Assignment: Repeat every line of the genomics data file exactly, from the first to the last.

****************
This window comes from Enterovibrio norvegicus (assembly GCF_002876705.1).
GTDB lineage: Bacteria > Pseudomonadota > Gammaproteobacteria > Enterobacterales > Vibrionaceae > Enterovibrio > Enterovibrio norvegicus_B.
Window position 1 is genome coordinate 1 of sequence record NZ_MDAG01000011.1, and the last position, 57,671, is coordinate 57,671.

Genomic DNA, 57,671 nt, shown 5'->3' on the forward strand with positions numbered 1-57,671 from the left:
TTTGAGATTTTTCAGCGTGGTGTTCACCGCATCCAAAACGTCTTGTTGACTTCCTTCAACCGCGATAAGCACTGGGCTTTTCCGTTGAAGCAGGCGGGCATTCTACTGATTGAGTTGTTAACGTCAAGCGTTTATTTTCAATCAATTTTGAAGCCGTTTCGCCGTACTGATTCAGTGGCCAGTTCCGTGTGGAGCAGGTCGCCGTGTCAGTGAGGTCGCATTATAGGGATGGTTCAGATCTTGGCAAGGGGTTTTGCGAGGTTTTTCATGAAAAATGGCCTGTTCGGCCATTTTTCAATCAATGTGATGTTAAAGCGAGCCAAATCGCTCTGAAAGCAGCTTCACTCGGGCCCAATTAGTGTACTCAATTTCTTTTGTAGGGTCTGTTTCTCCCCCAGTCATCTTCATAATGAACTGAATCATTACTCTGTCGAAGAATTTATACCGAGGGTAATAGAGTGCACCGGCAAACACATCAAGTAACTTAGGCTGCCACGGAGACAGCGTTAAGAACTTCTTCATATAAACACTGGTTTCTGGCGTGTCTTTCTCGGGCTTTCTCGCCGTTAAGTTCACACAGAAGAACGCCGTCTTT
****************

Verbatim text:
This window comes from Enterovibrio norvegicus (assembly GCF_002876705.1).
GTDB lineage: Bacteria > Pseudomonadota > Gammaproteobacteria > Enterobacterales > Vibrionaceae > Enterovibrio > Enterovibrio norvegicus_B.
Window position 1 is genome coordinate 1 of sequence record NZ_MDAG01000011.1, and the last position, 57,671, is coordinate 57,671.

Genomic DNA, 57,671 nt, shown 5'->3' on the forward strand with positions numbered 1-57,671 from the left:
TTTGAGATTTTTCAGCGTGGTGTTCACCGCATCCAAAACGTCTTGTTGACTTCCTTCAACCGCGATAAGCACTGGGCTTTTCCGTTGAAGCAGGCGGGCATTCTACTGATTGAGTTGTTAACGTCAAGCGTTTATTTTCAATCAATTTTGAAGCCGTTTCGCCGTACTGATTCAGTGGCCAGTTCCGTGTGGAGCAGGTCGCCGTGTCAGTGAGGTCGCATTATAGGGATGGTTCAGATCTTGGCAAGGGGTTTTGCGAGGTTTTTCATGAAAAATGGCCTGTTCGGCCATTTTTCAATCAATGTGATGTTAAAGCGAGCCAAATCGCTCTGAAAGCAGCTTCACTCGGGCCCAATTAGTGTACTCAATTTCTTTTGTAGGGTCTGTTTCTCCCCCAGTCATCTTCATAATGAACTGAATCATTACTCTGTCGAAGAATTTATACCGAGGGTAATAGAGTGCACCGGCAAACACATCAAGTAACTTAGGCTGCCACGGAGACAGCGTTAAGAACTTCTTCATATAAACACTGGTTTCTGGCGTGTCTTTCTCGGGCTTTCTCGCCGTTAAGTTCACACAGAAGAACGCCGTCTTT